Question: What is the effect of leaf litter on growth and mortality of feather mosses. Three experiments were conducted to isolate the shading effect from the effect of leaching of soluble compounds from the leaf litter effect on feather moss mortality and growth.
Location: Edmonton, Alberta and the northern boreal coniferous forest, west-central Alberta, Canada.
Methods: In a field experiment Populus tremuloides (aspen)leaf litter was applied to beds of feather mosses dominated by Hylocomium splendens. Treatments were one layer of leaves held in place with netting; one layer of leaves coarsely ground, sprinkled over the moss layer; a shade cloth equivalent to one layer of leaves; and a control. In two growth chamber experiments, the application of aqueous extracts of P. tremuloides and Pinus contorta leaf litter and the effect of shade and soluble carbohydrates were tested on the growth and mortality of Ptilium cristacastrensis.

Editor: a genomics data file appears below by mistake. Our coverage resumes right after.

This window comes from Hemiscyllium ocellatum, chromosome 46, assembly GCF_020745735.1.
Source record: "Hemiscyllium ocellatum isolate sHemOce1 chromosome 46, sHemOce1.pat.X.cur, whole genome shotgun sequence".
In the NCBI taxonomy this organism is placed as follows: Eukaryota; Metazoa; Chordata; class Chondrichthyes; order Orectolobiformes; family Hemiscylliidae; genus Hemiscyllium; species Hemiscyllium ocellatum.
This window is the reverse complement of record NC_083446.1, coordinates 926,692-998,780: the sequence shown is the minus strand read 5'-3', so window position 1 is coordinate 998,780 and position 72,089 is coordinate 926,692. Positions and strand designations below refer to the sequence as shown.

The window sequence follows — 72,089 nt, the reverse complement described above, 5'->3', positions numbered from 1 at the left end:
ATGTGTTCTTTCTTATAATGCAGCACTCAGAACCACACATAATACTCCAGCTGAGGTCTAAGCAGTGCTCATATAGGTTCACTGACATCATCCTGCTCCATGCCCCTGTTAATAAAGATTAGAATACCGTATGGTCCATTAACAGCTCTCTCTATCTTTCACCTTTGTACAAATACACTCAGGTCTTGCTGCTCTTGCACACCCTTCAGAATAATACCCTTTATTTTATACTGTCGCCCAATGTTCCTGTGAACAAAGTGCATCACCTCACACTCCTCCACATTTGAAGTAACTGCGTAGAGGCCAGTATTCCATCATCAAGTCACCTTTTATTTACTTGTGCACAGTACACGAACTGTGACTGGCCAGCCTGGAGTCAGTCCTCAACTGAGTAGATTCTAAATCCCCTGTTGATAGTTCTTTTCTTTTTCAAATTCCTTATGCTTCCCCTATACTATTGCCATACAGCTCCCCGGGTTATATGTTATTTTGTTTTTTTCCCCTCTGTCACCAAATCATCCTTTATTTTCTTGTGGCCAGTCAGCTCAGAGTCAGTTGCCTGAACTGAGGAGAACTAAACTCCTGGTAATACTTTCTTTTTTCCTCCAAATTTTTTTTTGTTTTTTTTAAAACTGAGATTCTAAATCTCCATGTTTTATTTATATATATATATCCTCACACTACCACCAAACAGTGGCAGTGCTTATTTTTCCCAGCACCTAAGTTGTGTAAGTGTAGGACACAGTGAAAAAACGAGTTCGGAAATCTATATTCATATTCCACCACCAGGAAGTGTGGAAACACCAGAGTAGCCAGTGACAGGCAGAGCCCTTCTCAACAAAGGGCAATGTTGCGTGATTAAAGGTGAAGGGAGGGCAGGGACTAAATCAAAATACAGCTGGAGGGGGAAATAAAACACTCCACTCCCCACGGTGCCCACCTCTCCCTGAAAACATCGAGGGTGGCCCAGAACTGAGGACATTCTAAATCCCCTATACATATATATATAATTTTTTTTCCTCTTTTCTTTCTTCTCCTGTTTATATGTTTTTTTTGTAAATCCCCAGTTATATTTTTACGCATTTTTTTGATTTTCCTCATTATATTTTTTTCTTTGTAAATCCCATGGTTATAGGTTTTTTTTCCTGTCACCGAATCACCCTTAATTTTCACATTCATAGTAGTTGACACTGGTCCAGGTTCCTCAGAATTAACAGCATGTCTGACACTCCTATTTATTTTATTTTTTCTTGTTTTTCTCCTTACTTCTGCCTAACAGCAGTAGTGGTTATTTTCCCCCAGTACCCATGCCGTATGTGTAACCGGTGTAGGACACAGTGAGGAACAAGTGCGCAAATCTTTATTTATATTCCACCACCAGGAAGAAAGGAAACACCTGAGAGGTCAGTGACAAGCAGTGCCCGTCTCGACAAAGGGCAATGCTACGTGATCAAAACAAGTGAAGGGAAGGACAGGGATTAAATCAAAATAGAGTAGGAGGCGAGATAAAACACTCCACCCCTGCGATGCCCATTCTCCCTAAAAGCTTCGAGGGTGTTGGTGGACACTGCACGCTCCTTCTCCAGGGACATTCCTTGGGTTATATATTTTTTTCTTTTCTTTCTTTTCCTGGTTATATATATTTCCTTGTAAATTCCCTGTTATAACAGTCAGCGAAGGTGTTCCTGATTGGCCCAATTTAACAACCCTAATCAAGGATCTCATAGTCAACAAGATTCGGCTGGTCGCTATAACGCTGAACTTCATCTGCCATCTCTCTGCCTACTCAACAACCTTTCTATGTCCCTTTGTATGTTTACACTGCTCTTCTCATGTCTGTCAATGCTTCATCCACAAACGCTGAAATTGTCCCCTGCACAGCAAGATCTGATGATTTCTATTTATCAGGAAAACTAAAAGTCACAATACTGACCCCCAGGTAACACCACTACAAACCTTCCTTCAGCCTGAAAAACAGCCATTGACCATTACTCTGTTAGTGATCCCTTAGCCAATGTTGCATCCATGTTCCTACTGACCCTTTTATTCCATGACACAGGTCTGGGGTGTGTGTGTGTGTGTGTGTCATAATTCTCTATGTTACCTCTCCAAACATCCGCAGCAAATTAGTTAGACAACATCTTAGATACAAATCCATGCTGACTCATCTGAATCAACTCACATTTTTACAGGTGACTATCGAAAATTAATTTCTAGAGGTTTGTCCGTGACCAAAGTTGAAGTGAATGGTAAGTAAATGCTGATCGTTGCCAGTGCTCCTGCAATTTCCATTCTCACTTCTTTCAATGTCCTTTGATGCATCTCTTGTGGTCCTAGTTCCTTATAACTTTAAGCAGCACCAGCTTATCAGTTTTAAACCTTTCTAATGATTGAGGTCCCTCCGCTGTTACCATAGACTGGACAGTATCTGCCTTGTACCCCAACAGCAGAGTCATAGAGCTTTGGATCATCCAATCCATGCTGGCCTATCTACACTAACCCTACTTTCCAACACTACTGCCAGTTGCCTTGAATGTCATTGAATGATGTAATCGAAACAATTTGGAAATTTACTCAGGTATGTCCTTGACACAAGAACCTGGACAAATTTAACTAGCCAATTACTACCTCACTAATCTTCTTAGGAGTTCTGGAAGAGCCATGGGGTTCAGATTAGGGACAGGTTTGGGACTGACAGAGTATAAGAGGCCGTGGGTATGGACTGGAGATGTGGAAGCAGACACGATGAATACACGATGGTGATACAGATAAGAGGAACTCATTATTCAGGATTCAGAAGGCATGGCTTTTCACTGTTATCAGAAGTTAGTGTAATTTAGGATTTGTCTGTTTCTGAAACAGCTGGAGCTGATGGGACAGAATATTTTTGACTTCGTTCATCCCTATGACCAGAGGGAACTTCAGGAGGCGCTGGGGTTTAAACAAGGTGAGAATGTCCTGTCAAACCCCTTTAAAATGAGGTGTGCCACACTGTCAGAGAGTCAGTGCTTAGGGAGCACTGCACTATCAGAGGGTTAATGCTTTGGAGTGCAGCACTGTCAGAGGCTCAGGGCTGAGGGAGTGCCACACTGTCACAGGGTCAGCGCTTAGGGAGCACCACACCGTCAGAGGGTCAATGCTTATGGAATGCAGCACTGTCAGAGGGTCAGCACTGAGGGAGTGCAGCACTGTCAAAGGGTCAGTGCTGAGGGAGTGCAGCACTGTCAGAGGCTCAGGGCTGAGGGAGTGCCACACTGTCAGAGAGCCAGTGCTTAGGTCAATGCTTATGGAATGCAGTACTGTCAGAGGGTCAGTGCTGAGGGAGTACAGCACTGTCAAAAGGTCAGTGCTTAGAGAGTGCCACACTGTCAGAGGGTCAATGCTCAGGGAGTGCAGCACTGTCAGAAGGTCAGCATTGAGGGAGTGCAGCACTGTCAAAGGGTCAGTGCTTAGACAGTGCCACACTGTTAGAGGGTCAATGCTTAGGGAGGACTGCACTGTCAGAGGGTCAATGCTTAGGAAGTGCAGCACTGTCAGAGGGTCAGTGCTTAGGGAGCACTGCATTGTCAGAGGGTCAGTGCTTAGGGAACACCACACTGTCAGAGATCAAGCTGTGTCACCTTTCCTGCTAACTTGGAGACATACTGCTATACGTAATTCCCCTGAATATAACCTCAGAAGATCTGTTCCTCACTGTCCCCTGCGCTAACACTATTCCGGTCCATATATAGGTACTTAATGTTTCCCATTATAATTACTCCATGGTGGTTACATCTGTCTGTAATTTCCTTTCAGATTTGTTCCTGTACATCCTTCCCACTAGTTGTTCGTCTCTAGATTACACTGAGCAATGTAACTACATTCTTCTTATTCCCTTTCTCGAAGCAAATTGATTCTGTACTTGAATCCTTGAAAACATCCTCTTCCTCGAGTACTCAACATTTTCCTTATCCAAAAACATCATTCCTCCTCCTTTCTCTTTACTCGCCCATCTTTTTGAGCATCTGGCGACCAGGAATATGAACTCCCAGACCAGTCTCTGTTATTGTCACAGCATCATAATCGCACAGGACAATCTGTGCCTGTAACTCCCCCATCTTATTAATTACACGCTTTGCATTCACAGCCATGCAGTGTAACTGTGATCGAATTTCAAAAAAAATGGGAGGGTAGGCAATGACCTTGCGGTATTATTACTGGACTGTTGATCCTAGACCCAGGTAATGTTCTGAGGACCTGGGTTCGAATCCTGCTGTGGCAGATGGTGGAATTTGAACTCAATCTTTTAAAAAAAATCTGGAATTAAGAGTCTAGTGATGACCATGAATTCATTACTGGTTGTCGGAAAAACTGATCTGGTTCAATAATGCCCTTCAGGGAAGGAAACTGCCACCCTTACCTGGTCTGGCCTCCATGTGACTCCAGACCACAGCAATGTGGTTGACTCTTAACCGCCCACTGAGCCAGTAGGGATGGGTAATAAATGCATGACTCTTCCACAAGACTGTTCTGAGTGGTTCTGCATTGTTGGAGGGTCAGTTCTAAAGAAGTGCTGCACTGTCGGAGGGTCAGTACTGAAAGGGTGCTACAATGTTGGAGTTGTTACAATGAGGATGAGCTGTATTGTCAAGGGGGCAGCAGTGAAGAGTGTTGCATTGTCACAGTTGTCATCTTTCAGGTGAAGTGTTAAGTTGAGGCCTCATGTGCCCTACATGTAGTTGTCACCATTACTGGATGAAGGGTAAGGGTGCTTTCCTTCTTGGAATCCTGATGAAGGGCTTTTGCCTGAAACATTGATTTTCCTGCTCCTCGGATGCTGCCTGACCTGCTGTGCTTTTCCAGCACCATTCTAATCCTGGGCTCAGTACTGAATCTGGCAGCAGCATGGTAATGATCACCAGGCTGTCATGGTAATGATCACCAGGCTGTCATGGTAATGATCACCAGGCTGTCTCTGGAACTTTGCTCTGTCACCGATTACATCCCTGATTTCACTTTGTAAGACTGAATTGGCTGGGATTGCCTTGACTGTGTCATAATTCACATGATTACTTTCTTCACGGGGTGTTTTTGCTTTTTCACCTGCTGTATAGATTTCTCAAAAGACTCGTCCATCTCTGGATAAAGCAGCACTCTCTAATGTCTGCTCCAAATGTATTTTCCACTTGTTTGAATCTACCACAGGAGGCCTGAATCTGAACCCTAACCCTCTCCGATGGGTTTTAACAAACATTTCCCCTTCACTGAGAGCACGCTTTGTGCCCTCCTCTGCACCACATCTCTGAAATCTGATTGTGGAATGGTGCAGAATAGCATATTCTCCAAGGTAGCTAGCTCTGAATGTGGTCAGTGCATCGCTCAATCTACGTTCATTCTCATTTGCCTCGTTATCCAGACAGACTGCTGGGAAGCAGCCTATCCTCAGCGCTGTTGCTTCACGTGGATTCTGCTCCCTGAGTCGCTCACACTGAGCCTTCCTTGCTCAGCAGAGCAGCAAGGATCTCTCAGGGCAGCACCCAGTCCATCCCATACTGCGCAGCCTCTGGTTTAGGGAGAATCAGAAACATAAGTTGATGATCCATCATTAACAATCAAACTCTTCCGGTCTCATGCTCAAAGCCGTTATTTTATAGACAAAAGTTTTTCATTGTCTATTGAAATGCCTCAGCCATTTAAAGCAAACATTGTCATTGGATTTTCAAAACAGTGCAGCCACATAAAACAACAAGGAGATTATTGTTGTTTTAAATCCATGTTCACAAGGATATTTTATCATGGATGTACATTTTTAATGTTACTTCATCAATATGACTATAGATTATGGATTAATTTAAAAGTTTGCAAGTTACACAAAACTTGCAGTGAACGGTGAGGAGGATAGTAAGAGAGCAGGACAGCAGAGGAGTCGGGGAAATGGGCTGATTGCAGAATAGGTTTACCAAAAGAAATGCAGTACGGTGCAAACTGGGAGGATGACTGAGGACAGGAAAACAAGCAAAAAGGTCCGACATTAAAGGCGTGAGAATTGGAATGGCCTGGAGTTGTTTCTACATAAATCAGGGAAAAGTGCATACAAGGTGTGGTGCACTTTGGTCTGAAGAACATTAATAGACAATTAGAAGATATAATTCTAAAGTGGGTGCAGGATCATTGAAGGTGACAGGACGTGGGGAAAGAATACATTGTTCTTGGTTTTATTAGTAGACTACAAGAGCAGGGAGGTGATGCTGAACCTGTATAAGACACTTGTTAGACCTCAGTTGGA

Results: Mortality of Hylocomium was greatest under the intact leaves, followed by the treatments using shade cloth and ground leaves and finally the control. The application of aqueous extracts of aspen leaf litter resulted in senescence or death of nearly all Ptilium shoots compared to no effects for the control or for similar extracts of pine needle litter. Extracts from aspen litter had greater concentrations of phenolic compounds and soluble sugars than pine extracts. Addition of sugars to Ptilium allowed it to grow and accumulate carbohydrates, even in low light conditions.
Conclusions: Results suggest that broad-leaved deciduous overstory species can limit the growth of feather mosses through their leaf litter and by implication affect the humus form, nutrient cycling, and understory composition of these forests.